Then the man who had received the one talent came.  “Master,” he said, “I knew that you are a hard man, harvesting where you have not sown and gathering where you have not scattered seed.  So I was afraid and went out and hid your talent in the ground.  See, here is what belongs to you.”

His master replied, “You wicked, lazy servant!  So you knew that I harvest where I have not sown and gather where I have not scattered seed?  Well then, you should have put my money on deposit with the bankers, so that when I returned I would have received it back with interest.

“Take the talent from him and give it to the one who has the ten talents.  For everyone who has will be given more, and he will have an abundance.  Whoever does not have, even what he has will be taken from him.  And throw that worthless servant outside, into the darkness, where there will be weeping and gnashing of teeth.”

– Matthew 25:14-30 (NIV)

This simple story makes some interesting points that are applicable to the pursuit of personal development.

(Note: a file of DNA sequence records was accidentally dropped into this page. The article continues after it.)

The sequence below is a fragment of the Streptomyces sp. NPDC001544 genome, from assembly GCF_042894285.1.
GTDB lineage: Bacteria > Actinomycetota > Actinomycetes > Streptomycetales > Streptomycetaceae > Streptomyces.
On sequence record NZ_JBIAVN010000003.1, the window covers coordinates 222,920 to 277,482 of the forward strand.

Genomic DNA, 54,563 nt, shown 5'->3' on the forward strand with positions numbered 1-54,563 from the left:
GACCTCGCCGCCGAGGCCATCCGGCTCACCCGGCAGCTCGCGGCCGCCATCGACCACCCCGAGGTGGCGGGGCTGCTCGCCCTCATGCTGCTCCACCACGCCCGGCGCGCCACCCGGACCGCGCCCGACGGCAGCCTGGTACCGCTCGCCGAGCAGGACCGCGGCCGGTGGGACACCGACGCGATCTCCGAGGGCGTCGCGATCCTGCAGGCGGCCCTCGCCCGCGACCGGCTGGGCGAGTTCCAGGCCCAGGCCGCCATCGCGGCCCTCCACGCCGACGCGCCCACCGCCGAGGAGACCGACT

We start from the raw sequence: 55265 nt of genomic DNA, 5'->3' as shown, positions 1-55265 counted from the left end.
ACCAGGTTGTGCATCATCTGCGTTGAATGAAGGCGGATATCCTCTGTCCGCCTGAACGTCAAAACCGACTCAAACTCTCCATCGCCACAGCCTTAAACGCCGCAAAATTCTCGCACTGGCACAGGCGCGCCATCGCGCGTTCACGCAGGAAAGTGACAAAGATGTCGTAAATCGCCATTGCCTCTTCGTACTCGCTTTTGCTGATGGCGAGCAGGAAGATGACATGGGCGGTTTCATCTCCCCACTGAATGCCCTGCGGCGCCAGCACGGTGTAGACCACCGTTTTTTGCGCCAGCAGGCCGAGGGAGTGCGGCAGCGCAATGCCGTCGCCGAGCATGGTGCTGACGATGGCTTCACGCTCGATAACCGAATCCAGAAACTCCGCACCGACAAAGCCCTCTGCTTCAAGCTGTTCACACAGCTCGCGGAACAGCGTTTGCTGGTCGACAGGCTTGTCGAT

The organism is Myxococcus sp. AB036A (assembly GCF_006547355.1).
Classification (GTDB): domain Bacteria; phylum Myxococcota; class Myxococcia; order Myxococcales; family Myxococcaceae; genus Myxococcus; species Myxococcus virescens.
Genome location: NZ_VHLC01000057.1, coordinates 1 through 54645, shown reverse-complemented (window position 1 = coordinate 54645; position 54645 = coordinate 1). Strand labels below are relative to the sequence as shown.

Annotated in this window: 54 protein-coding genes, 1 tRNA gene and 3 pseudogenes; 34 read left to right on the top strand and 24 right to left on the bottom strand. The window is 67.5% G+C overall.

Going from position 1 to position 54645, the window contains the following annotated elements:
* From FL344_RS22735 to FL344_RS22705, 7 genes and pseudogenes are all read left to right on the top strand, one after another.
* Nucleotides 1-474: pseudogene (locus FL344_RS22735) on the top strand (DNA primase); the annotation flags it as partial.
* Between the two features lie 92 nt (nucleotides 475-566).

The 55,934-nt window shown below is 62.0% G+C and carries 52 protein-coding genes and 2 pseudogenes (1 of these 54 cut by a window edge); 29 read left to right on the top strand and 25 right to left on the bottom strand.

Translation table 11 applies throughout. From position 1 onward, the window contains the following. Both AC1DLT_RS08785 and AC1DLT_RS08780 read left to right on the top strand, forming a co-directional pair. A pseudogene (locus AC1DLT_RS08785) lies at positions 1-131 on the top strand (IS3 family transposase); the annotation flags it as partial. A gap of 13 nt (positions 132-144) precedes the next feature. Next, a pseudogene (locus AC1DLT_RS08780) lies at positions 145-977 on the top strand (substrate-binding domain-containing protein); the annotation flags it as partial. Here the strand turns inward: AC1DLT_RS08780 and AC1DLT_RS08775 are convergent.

First, we’re all given a different starting position.  Some of us are born into abundance (five talents).  Others are born into scarcity (one talent).  But what matters isn’t what we’re given — it’s what we do with it that matters.  So Jesus acknowledges the unfairness of life, but he also suggests that our starting conditions are irrelevant.  One person earns five talents, another earns only two, but both are congratulated equally because both achieved a 100% gain.  (I’d sure like to know where those servants invested their money!)

This is also a good lesson in how to deal with other human beings.  Deal with other people based on their starting positions, and evaluate yourself by your own starting position.  If you happen to be one of those who receives five talents, don’t pat yourself on the back that you’re already above average.  If you have abundant talents, you should expect even more from yourself.  Similarly, there may be times in your life where you only have one talent and do the best you can with it, and even though your gains appear small from an external standard, by Jesus’ standard you’ve still made a notable accomplishment.  I wrote about this previously in Raise Your Standards.

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Another interesting aspect of the parable is that our talents are entrusted to us, like a master putting money into the care of his servants.  We are stewards of our wealth, and I define wealth very loosely here, well beyond material possessions.  For example, if I can write and speak fairly well, those are talents entrusted to me.  I can bury them in the ground out of fear, or I can push out of my shell and strive to create increase for all.